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Effect of optical myopia-control interventions on peripheral vision

Papadogiannis P1 , Börjeson C1 , Lundström L1
1-KTH Royal Institute Of Technology

Animal studies suggest that the peripheral retina has an important role in the regulation of eye growth. Different optical interventions for myopia control aim to manipulate the peripheral image in order to slow the progression of myopia, but it is not yet known what the peripheral effect of these interventions is compared to each other. This study investigates the similarities and dissimilarities of different optical interventions in their effect on peripheral vision with the aim to better understand their treatment properties.
Peripheral (20° nasal visual field) low-contrast (10%) resolution acuity of 2 myopes was evaluated by a two-alternative forced-choice paradigm with four optical myopia control interventions: a) spectacles with horizontal progressive addition (Perifocal from ArtOptica), b) spectacles with highly aspherical lenslets (Stellest from Essilor), c) spectacles with defocus incorporated multiple segments (MiyoSmart from Hoya), and d) multifocal soft contact lenses (MiSight from Cooper Vision). The peripheral acuity thresholds were compared with those of normal monofocal spectacles (control). All measurements were repeated three times and the average thresholds in logMAR as well as the differences from the control were calculated (intervention threshold minus control threshold).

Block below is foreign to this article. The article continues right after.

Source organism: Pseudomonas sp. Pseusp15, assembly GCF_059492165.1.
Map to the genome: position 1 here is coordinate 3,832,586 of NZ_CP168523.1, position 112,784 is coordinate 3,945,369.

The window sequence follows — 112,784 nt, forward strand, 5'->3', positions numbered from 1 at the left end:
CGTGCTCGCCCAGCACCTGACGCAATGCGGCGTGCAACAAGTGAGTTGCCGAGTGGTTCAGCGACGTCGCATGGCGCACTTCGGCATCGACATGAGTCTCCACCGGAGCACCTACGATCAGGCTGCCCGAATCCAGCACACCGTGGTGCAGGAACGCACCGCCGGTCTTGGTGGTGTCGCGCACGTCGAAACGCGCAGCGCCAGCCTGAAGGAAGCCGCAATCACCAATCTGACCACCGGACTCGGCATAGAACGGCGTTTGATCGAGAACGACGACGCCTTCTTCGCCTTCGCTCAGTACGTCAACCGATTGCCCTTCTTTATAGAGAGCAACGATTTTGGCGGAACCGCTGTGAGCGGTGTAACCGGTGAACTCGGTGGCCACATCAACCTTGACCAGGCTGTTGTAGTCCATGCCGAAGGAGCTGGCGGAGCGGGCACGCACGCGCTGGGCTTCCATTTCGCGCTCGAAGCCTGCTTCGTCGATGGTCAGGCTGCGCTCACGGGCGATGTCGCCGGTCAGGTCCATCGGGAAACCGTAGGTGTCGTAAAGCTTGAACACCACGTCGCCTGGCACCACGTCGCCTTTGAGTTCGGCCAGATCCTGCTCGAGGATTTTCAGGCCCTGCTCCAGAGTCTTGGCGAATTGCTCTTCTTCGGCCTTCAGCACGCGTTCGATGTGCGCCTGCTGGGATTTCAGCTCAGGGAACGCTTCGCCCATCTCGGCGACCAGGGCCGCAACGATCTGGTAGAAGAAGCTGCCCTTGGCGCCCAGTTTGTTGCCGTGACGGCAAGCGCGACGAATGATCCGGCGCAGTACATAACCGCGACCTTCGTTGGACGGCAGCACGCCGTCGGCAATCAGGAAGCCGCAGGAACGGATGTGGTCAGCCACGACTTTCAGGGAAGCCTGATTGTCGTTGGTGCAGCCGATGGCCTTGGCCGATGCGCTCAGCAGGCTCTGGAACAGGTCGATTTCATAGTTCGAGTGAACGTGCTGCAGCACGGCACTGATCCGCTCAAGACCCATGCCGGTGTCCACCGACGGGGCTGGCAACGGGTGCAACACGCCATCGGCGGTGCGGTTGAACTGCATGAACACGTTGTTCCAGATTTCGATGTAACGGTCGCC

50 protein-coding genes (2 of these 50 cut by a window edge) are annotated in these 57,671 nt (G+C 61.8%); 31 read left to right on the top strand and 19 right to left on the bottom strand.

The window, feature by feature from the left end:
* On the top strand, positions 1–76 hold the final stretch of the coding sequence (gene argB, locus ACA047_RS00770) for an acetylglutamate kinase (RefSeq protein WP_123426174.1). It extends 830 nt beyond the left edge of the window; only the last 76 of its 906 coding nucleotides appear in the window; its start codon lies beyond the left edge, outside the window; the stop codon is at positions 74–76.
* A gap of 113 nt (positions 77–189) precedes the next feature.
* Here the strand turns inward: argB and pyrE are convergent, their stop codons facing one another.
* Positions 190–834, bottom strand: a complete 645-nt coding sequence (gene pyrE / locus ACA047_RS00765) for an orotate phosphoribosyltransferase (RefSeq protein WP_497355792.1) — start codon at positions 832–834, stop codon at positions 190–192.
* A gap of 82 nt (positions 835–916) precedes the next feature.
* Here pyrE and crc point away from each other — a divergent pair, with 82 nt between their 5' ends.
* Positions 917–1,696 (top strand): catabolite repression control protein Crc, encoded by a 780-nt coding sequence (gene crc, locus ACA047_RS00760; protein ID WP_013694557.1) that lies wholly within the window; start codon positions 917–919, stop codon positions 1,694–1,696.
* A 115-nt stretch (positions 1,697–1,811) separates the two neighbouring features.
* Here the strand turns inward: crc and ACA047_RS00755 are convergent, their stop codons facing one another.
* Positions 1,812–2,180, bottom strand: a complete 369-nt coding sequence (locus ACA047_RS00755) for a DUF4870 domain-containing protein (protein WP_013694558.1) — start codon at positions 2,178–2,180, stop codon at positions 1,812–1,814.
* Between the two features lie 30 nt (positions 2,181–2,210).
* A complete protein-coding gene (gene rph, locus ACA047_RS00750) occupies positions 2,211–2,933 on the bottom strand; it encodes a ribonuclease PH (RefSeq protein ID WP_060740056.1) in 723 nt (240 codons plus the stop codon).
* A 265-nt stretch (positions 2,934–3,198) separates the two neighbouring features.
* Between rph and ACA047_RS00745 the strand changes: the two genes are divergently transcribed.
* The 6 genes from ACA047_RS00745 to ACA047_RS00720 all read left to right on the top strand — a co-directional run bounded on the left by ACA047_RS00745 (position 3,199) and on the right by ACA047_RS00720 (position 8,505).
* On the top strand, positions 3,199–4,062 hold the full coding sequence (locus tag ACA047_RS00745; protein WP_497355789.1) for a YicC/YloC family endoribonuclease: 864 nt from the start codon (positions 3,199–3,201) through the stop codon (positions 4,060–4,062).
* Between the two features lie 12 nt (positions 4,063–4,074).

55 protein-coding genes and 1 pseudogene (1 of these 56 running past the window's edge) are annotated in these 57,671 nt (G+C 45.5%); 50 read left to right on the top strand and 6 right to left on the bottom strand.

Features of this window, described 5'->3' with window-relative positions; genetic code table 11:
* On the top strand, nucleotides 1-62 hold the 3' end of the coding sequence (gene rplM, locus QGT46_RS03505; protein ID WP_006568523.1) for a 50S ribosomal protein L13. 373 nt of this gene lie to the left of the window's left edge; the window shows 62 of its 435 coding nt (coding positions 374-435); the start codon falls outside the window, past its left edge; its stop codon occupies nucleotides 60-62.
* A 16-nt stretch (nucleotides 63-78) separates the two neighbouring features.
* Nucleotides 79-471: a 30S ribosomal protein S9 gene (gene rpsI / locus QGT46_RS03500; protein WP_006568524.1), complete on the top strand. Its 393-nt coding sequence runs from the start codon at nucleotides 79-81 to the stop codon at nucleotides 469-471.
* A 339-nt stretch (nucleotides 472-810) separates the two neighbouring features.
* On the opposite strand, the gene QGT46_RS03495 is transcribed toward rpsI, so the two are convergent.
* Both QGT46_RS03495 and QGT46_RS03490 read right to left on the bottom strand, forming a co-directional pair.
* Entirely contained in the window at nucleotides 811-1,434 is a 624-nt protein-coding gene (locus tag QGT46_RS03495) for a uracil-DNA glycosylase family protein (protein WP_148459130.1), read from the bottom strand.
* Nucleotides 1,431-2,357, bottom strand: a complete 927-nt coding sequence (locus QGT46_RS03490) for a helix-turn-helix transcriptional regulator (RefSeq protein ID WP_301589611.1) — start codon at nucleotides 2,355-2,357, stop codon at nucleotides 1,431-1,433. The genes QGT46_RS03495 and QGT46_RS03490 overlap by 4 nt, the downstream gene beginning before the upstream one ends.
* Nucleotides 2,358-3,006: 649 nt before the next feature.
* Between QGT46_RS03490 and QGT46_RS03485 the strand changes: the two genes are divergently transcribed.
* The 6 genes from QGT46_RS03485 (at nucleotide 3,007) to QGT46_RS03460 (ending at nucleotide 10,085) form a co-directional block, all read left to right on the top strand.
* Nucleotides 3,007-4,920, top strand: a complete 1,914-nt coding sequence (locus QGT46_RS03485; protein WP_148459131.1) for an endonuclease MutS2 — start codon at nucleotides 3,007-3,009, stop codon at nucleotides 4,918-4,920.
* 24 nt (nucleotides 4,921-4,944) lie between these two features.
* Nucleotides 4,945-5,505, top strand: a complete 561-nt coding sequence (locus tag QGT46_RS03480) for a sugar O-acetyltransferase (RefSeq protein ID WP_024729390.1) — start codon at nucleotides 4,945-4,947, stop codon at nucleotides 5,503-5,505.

The differences in thresholds from the control case for subject 1 were a) 0.005 logMAR for Perifocal, b) -0.004 logMAR for Stellest, c) 0.019 logMAR for MiyoSmart and d) 0.232 logMAR for Misight. For subject 2 the differences in thresholds were a) 0.038 logMAR for Perifocal, b) 0.076 logMAR for Stellest, c) 0.085 logMAR for MiyoSmart and d) 0.117 for MiSight.
In both subjects, the MiSight intervention reduced peripheral vision more, followed by MiyoSmart. Thus, we can conclude that although all four interventions have been reported to have similar myopia control efficacy, there is a large difference in how much they reduce the retinal contrast. Furthermore, there is substantial variation on individual level. Knowledge of the contrast reduction caused by the intervention in the individual eye may provide cues on how to optimize the treatment effect. It should also be balanced against safety, since large contrast reductions in the periphery hamper daily tasks involving peripheral vision such as detection, orientation, and locomotion.
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